Steve Luxenberg - Official Website

Friday, May 29, 2009

Letting Go of Annie's Ghosts

Every author event has the potential for a conversation like this one, which I had the other day at an appearance in Washington:

A woman told me that when her husband had a "nervous breakdown" in the 1970s, she didn't tell anyone. He recovered, and then last year, had a second episode. This time, she said, she told everyone. "I needed the support from my friends," she explained. "The first time, I went through it alone. I wasn't going to do that again."

Nor did she think that silence was necessary. The attitude toward mental illness had changed dramatically in those 30 years, she felt. She was right: Her friends gathered around her, sustained her, helped her.

Secrecy (and its benign cousin, privacy) has its benefits. Families, as I write in Annie's Ghosts, need not live their lives as open books for anyone to read. But when a secret causes pain, for yourself or others, then it's time to think about whether to let it go. I wish my mom had been able to let go of hers. I don't think she intended to keep it for her entire life, and I'm certain it caused her considerable pain (and guilt).

Since my last blog (more than two weeks ago!), the book has garnered a good deal of attention, and much praise from reviewers, both in print and online. I'll probably never get comfortable with the self-promotional part of book writing, so I'll just mention a few here (a full list will appear soon at the part of the website reserved for self-promotion, the Press page, under About the Book).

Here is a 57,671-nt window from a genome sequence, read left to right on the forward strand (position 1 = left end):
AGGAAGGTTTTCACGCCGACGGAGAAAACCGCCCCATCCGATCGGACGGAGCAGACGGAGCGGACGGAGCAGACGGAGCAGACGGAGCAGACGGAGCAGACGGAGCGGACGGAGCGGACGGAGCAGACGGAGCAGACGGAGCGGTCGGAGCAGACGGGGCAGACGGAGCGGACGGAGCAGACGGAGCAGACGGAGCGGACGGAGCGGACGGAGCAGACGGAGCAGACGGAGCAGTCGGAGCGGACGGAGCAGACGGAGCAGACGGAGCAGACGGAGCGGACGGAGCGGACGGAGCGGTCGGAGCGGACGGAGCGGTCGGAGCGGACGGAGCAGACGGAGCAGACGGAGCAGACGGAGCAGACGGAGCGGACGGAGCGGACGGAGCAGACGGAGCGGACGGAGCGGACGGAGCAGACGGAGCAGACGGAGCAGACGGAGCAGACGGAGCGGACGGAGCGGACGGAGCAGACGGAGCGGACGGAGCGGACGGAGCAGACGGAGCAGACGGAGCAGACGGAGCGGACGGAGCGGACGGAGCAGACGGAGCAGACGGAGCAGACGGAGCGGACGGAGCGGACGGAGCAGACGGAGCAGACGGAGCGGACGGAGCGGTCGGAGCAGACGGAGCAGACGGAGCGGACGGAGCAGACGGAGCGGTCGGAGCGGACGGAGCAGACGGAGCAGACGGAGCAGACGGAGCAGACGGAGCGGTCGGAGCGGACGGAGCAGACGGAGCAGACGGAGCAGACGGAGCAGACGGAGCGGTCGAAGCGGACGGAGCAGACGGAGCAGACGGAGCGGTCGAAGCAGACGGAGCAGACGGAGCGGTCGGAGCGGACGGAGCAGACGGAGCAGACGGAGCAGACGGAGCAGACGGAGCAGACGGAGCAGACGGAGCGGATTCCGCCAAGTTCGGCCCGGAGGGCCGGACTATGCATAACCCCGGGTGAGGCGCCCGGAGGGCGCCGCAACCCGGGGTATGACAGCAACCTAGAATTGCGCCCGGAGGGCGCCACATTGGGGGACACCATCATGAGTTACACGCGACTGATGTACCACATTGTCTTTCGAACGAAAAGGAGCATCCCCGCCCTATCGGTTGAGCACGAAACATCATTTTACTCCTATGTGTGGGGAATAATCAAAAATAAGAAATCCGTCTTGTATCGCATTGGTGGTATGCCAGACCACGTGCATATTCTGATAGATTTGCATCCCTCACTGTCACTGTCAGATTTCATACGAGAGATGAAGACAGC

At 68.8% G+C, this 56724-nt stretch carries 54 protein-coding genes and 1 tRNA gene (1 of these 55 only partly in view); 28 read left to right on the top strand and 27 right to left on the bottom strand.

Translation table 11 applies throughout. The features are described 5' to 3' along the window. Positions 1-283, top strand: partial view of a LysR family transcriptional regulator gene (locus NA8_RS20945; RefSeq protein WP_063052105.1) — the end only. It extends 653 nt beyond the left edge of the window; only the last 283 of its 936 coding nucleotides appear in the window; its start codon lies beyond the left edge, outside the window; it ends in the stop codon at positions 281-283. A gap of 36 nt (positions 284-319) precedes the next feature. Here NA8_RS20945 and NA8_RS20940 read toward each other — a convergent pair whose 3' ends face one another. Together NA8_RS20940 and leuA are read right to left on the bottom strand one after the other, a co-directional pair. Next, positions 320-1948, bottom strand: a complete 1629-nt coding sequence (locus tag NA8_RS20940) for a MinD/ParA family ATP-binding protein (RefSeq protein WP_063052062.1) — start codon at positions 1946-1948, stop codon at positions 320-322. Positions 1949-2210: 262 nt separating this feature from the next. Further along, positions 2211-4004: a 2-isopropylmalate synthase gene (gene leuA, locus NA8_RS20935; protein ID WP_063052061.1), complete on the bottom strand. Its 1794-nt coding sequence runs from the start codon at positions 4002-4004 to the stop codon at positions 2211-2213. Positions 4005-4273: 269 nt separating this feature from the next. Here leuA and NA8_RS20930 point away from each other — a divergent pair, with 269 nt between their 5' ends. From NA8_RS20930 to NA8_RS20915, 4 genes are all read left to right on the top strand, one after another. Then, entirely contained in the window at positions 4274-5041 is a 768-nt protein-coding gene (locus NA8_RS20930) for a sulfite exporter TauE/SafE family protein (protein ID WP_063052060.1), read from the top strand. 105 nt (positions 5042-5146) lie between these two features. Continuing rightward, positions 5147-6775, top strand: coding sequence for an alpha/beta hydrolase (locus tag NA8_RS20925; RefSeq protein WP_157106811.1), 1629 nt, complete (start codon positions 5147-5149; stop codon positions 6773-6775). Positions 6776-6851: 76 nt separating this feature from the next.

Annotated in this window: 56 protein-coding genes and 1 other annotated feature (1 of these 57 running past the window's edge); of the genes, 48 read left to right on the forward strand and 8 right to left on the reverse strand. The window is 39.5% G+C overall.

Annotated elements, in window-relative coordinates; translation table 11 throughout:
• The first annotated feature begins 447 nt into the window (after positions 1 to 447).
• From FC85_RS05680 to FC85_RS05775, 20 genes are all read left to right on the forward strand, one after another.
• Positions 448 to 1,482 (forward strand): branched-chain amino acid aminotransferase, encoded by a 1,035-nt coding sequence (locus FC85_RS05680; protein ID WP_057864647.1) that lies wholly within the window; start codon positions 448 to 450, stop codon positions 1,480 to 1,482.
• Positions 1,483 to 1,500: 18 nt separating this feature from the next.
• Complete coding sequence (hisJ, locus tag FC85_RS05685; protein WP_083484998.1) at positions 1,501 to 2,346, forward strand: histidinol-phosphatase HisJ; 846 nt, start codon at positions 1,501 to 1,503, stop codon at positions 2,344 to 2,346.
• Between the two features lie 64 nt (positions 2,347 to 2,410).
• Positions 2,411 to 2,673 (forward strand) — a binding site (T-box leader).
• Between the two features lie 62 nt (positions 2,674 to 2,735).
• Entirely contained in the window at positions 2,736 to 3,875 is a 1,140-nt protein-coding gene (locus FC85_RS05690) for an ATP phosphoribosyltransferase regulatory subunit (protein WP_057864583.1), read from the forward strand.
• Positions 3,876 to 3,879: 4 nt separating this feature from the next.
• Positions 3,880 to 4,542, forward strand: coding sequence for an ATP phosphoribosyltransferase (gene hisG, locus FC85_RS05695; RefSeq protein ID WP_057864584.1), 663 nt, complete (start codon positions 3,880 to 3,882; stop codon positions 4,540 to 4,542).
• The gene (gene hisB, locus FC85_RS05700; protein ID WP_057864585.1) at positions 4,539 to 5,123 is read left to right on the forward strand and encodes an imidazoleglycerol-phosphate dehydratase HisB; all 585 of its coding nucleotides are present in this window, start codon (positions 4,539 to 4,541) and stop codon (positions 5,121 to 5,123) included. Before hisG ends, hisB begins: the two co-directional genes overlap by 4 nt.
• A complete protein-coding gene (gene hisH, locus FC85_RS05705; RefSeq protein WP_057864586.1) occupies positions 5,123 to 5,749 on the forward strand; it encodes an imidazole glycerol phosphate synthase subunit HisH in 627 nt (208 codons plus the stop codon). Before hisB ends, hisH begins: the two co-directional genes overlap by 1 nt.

Barry Werth, in a Washington Post review, called Annie's Ghosts "a poignant investigative exercise, full of empathy and sorrowful truth.”

Elaine Margolin, reviewing in the Jerusalem Post, wrote that "Luxenberg dons many hats in this masterful piece of work; he is simultaneously a historian on Jewish immigration, a Holocaust researcher, an investigative reporter, a memoirist and always a grieving son.”" (I'm not sure I can adopt the "always a grieving son" part, but I'm open to "masterful.")

Kyle Norris, of Michigan Public Radio, took me on a walking tour of the places that I visited in Detroit while researching Annie's Ghosts. Her piece, which ran four minutes, bores in on the personal side of the story, and the tenuous balance I tried to maintain as both a son and a journalist. (Speaking of balance: It is possible, I learned, to walk and talk in a microphone at the same time, without tripping. Well, maybe an occasional stumble, primarily in the talking department.)

One online reviewer, C Wahlman, wrote at "The simple task of finding Annie turns into a debate about secrecy, morality, privacy, the wishes of the deceased, and the obligations of the living."

I wish I had written that.

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